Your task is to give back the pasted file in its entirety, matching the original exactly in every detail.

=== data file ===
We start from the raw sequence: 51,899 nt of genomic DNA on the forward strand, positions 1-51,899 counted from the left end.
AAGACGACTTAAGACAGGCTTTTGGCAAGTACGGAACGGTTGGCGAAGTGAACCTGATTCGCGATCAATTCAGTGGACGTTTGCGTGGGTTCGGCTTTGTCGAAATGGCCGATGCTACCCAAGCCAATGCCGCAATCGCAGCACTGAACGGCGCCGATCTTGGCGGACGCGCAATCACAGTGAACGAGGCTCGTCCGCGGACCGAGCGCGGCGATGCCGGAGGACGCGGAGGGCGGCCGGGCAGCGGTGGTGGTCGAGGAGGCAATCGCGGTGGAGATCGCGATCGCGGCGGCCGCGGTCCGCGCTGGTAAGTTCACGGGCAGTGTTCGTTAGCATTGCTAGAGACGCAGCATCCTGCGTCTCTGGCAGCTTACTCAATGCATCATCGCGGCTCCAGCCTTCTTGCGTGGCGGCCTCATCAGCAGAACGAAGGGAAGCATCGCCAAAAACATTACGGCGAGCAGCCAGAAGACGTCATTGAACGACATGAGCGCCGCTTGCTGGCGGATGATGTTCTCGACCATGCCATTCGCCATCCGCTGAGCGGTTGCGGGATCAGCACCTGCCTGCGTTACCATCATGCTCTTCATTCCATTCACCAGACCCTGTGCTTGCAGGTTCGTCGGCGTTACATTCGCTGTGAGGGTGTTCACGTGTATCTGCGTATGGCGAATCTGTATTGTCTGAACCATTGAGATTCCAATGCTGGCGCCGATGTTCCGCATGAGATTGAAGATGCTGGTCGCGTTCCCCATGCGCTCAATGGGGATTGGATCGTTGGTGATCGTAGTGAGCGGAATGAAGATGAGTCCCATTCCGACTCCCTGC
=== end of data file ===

We start from the raw sequence: 51,899 nt of genomic DNA on the forward strand, positions 1-51,899 counted from the left end.
AAGACGACTTAAGACAGGCTTTTGGCAAGTACGGAACGGTTGGCGAAGTGAACCTGATTCGCGATCAATTCAGTGGACGTTTGCGTGGGTTCGGCTTTGTCGAAATGGCCGATGCTACCCAAGCCAATGCCGCAATCGCAGCACTGAACGGCGCCGATCTTGGCGGACGCGCAATCACAGTGAACGAGGCTCGTCCGCGGACCGAGCGCGGCGATGCCGGAGGACGCGGAGGGCGGCCGGGCAGCGGTGGTGGTCGAGGAGGCAATCGCGGTGGAGATCGCGATCGCGGCGGCCGCGGTCCGCGCTGGTAAGTTCACGGGCAGTGTTCGTTAGCATTGCTAGAGACGCAGCATCCTGCGTCTCTGGCAGCTTACTCAATGCATCATCGCGGCTCCAGCCTTCTTGCGTGGCGGCCTCATCAGCAGAACGAAGGGAAGCATCGCCAAAAACATTACGGCGAGCAGCCAGAAGACGTCATTGAACGACATGAGCGCCGCTTGCTGGCGGATGATGTTCTCGACCATGCCATTCGCCATCCGCTGAGCGGTTGCGGGATCAGCACCTGCCTGCGTTACCATCATGCTCTTCATTCCATTCACCAGACCCTGTGCTTGCAGGTTCGTCGGCGTTACATTCGCTGTGAGGGTGTTCACGTGTATCTGCGTATGGCGAATCTGTATTGTCTGAACCATTGAGATTCCAATGCTGGCGCCGATGTTCCGCATGAGATTGAAGATGCTGGTCGCGTTCCCCATGCGCTCAATGGGGATTGGATCGTTGGTGATCGTAGTGAGCGGAATGAAGATGAGTCCCATTCCGACTCCCTGC